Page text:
Before I started, I didn’t know whether I could make the time or have the discipline to write every day this past month. Some days I didn’t want to write. If I did my writing at the start of my day, I was more likely to succeed than if I waited until later in the day when distractions abounded and my brain was overflowing with too much input.

Like regular exercise, I became used to working on a new idea each morning and began to look forward to my daily creative time. I had listed topics for possible blog posts in October, but I ended up using only half of them because the more I wrote, the more new ideas would pop up during the day that I wrote about as soon as I could find time.

November was a good month, and I plan to continue to write or at least edit every day. I hope to share the fruits of my work with you over the next several months.

Do you write every day? If so, when is your best time for writing and how do you carve out time for your creativity each day?

Daily writing and NaNoWriMo

For the past four years I have been leading and facilitating local writers groups at the library where I work. Each November I encourage the writers to take part in NaNoWriMo, but I have never participated myself. I had multiple excuses: I write nonfiction, not novels. I am homeschooling and working so when would I find time to write?  I could never write that many words in a month. That’s for real writers not my wannabe self.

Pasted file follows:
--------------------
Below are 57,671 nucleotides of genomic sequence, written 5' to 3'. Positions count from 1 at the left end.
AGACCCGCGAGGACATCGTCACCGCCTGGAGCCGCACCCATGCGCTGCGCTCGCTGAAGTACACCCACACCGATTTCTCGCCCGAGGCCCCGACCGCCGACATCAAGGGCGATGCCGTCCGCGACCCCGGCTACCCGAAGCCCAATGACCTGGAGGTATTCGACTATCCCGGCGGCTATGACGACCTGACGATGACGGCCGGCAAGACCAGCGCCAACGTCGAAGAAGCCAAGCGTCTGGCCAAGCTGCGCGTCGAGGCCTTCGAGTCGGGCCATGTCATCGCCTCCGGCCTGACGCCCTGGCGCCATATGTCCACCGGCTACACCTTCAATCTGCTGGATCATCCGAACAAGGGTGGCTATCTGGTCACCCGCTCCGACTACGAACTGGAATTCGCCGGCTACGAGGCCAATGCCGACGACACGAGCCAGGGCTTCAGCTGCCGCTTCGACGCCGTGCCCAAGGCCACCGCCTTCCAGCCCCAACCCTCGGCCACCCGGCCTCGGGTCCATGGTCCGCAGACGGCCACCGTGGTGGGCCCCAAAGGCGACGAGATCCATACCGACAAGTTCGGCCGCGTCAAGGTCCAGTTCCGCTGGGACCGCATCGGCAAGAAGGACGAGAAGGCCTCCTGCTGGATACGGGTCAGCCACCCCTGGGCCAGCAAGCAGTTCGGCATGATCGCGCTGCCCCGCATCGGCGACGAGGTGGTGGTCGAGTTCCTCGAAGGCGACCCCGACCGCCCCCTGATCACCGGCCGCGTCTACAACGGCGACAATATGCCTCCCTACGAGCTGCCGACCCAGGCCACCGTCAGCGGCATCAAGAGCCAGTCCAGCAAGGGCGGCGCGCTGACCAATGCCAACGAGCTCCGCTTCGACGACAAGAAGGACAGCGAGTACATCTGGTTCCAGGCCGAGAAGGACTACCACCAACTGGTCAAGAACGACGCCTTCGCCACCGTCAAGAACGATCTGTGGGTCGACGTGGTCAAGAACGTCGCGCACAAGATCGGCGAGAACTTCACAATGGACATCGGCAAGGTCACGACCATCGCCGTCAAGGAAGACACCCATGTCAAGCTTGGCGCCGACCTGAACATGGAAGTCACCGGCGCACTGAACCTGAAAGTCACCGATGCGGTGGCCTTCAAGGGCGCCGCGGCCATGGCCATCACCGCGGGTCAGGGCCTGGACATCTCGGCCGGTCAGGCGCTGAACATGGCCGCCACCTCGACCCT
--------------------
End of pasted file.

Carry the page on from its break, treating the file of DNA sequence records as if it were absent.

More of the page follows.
NaNoWriMo stands for National Novel Writing Month. Each year hundreds of thousands of people from all over the world attempt to write 50,000 words in November. If they succeed, they “win”. What do they win? Nothing monetary, but they will have a completed rough draft of a novel and a banner to download to their website/social media.

So why participate? There are several reasons: it’s more fun to write with others cheering you on which happens a lot during the month. It’s more likely you will sit down and write when you have made it public you are writing 50,000 words. There is nothing quite like the pressure of making a public pledge to keep you accountable. Even if you don’t achieve 50,000 words, you will still develop the discipline of writing every day.

Writing is only successful when you sit down every day and put words on the paper. Neil Gaiman said, “To be a good writer… read a lot and write every day.” A writer once commented that it takes a million words before you are a competent writer. That means if you write 1,000 words a day, it will take three years of daily writing to get the bad writing out of your system. Only then will you start to write the good stuff. But if you never start, you will never reach competency.